Our Nostrils Work One At a Time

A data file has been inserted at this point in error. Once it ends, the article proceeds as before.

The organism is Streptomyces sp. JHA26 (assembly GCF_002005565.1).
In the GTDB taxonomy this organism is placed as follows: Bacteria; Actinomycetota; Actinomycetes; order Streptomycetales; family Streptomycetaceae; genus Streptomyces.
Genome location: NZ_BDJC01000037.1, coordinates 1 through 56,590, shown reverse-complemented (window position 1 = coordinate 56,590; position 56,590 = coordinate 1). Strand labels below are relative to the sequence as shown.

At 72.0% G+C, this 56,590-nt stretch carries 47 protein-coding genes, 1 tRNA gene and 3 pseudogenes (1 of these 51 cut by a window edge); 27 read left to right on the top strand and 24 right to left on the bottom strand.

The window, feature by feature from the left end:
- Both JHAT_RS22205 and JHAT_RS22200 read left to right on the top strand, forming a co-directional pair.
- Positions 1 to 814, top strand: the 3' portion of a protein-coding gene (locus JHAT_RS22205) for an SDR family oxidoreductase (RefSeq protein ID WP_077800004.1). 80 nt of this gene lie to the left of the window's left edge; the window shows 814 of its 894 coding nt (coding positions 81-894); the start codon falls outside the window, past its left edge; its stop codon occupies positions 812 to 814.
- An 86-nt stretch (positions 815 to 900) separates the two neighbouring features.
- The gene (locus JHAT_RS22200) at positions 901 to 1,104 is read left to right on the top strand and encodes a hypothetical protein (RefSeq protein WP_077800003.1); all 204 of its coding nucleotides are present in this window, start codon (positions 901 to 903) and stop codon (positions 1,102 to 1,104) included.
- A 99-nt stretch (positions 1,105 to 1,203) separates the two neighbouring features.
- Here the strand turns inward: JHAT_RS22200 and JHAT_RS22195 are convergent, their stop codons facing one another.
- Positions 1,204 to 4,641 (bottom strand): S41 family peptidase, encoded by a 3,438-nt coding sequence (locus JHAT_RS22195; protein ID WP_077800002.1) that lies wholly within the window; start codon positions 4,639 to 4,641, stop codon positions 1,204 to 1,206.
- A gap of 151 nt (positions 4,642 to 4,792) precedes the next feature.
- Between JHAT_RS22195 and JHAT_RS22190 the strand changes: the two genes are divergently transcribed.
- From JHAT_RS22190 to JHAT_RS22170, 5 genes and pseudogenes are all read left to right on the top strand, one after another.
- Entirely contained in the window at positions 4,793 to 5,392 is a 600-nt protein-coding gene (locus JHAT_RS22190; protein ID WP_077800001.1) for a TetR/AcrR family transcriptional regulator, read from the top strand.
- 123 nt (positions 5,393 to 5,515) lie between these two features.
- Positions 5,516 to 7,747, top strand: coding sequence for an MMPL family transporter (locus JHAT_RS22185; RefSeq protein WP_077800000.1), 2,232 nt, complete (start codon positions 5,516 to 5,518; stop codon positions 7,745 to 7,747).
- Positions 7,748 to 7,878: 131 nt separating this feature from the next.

At any given moment, if you’re breathing through your nose, the lion’s share of the air is going in and out of one nostril, with a much smaller amount passing through the other. Every few hours, your autonomic nervous system — which takes care of your heart rate, digestion and other things you don’t consciously control — switches things up and your other nostril does all the heavy lifting for a while. No one is sure why the nasal cycle occurs, but the popular theory is that it has to do with allowing moisture to build up on one side so that it doesn’t get too dry. Most people aren’t even aware of the nasal cycle, though it could become more noticeable during sleep. If a person lies on their right side, for example, gravity will cause that lower nostril — the right one — to become more congested. If the cycle has designated the right nostril to be naturally more congested at the time, that’s no appreciable effect. However, if the nasal cycle has made the left nostril more congested and the right nostril is congested because of side sleeping, breathing may become difficult and cause the person to wake up. Although your nose may feel stuffy when you have a cold, that’s not due to the nasal cycle. In general, both nostrils are congested when you’re sick, so you’re going to have trouble breathing through your nose no matter where you are in the cycle. There are ways to decongest both nostrils at once, which can temporarily lead you to breathe more equally out of them until the nasal cycle resumes. Medications such as nasal decongestant sprays, as well as exercise, can have the same effect.